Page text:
• Many firms have noted double-digit increases in the number of life insurance policies they’ve sold during the Covid-19 pandemic relative to last year. 
  • The increase is largely due to a fear of death and greater awareness of financial risks associated with mortality, experts said.
  • Insurance sales have been dwindling for years. In 2020, just over half of American adults reported having a life insurance policy, down from 63% a decade earlier.





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Life insurance is enjoying something of a renaissance as a result of the coronavirus pandemic.

Consumers, especially younger adults, have been buying insurance in elevated numbers since the spring, when thousands of Americans began getting ill and dying from Covid-19.

That result is logical, experts said, given the core use of life insurance: as a financial backstop in the event of death.

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For example, what if the breadwinner of a family dies unexpectedly from Covid-19? Insurance is meant to plug that immediate gap in household income.

“It’s forced the idea of financial protection and mortality to the top of mind for consumers in a way very few events have,” said Jennifer Fitzgerald, the CEO and co-founder of Policygenius, an online marketplace for life insurance.

‘Panic buying’

Insurance sales have been dwindling for years. In 2020, just over half of American adults reported having a life insurance policy, down from 63% a decade earlier.

But Google Search traffic for “life insurance” jumped 50% between March and May this year compared with the same period in 2019, said Fitzgerald, whose firm gets a large share of business from such internet

Big money investors have over the last six months poured cash into the markets at the fastest pace in 17 years as they fretted over COVID-19 and the upcoming presidential election, according to a new survey from Bank of America.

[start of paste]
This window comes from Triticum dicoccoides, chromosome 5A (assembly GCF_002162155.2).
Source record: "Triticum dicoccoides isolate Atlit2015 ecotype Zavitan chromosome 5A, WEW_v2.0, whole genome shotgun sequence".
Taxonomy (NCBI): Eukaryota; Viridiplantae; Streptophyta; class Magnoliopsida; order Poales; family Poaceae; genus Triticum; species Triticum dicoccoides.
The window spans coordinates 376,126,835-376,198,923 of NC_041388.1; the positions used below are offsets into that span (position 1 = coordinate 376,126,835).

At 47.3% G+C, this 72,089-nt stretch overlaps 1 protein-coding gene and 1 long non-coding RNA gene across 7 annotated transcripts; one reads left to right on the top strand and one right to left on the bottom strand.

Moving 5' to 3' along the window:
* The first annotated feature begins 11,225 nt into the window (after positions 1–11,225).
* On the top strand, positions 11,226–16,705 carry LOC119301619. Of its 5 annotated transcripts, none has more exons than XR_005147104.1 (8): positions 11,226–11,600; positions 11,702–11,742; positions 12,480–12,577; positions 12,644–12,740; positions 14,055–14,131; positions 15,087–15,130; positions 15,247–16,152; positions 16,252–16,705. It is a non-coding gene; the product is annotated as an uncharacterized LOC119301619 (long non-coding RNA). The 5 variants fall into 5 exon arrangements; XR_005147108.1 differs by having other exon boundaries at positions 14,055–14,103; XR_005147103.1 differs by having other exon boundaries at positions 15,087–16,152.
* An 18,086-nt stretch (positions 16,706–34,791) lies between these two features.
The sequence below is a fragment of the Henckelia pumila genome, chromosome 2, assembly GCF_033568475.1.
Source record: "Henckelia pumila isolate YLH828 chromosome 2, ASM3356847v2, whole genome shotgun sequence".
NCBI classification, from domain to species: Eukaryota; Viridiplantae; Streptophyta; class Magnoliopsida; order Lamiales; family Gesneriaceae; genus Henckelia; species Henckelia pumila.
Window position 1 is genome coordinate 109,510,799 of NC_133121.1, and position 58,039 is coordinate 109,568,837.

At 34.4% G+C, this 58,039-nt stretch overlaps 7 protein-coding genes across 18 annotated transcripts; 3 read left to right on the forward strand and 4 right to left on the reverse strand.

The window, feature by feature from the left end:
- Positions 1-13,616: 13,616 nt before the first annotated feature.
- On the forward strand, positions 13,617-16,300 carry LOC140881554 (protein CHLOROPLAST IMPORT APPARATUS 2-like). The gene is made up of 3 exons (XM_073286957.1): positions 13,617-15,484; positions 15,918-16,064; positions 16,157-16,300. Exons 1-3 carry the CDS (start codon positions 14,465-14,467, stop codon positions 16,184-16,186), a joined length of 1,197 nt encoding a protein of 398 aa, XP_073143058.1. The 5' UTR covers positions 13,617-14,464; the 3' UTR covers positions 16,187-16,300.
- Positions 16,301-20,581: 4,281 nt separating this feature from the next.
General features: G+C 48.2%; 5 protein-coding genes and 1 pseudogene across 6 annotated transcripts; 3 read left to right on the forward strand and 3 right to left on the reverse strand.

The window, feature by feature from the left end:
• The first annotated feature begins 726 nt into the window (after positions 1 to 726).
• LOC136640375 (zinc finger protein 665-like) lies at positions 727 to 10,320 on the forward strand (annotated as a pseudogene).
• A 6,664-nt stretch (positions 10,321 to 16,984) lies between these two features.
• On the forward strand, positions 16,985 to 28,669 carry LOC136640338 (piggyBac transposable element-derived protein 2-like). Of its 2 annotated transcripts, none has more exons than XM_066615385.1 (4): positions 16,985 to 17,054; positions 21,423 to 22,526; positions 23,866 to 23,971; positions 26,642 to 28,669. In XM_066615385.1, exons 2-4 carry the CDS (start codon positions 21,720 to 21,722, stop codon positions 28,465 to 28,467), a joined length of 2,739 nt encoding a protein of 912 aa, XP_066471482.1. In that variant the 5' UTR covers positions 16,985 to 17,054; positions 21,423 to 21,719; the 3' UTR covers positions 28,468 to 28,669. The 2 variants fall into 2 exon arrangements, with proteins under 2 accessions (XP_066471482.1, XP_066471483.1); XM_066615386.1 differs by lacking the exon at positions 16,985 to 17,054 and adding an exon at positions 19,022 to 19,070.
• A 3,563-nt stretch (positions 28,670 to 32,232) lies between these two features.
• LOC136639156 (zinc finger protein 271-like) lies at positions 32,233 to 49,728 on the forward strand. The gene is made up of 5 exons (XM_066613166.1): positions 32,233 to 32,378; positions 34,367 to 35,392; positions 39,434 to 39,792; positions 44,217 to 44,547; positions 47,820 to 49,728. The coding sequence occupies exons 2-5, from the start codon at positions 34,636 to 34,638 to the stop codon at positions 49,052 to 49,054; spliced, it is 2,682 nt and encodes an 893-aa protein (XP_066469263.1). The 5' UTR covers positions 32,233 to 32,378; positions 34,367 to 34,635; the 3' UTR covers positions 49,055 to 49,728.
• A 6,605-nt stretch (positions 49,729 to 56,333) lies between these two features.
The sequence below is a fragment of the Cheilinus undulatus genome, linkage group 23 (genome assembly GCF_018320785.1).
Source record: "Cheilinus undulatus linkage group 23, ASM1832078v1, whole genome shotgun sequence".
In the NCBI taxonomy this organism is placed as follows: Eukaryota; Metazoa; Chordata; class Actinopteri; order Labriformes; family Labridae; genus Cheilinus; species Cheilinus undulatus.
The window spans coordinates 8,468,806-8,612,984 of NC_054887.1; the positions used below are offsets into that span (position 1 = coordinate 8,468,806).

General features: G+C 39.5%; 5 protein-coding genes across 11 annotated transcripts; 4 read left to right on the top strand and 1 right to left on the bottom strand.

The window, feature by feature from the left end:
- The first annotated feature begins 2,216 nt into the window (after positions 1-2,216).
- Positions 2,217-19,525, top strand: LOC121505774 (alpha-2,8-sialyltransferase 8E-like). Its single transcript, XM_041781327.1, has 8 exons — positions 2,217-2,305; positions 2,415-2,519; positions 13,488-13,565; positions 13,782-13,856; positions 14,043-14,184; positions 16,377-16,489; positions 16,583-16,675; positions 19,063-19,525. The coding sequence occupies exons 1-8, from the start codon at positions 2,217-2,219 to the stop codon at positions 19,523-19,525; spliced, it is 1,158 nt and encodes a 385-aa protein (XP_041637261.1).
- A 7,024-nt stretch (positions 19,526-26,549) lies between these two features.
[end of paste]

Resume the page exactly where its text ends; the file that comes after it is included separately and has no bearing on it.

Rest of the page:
Cash holdings fell to 4.4% in October, down from 4.8% in September, and have now dropped 1.5 percentage points since April, the fastest decline since 2003. A reading below 4% is considered investor greed.

Respondents “said the recession is over, reduce cash, pause cyclical rotation, and price in contested election & February vaccine,” wrote Michael Hartnett, chief equity strategist at Bank of America. “We say sell SPX > 3600 and cyclical rotation via banks/energy to resume in Q4.”

Ticker Security Last Change Change %
SPX n.a. n.a. n.a. n.a.

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The Charlotte, N.C.-based lender surveyed 198 participants with $593 billion in assets under management between Oct. 1 and Oct. 8.

Thirty-four percent of respondents feared a second wave of COVID-19 was the biggest “tail risk” as expectations for the timing of a credible vaccine were pushed back from January 2021 to February 2021.

Absent the pandemic, investors were most worried about uncertainty caused by the upcoming presidential election, with 61% predicting the election will be contested.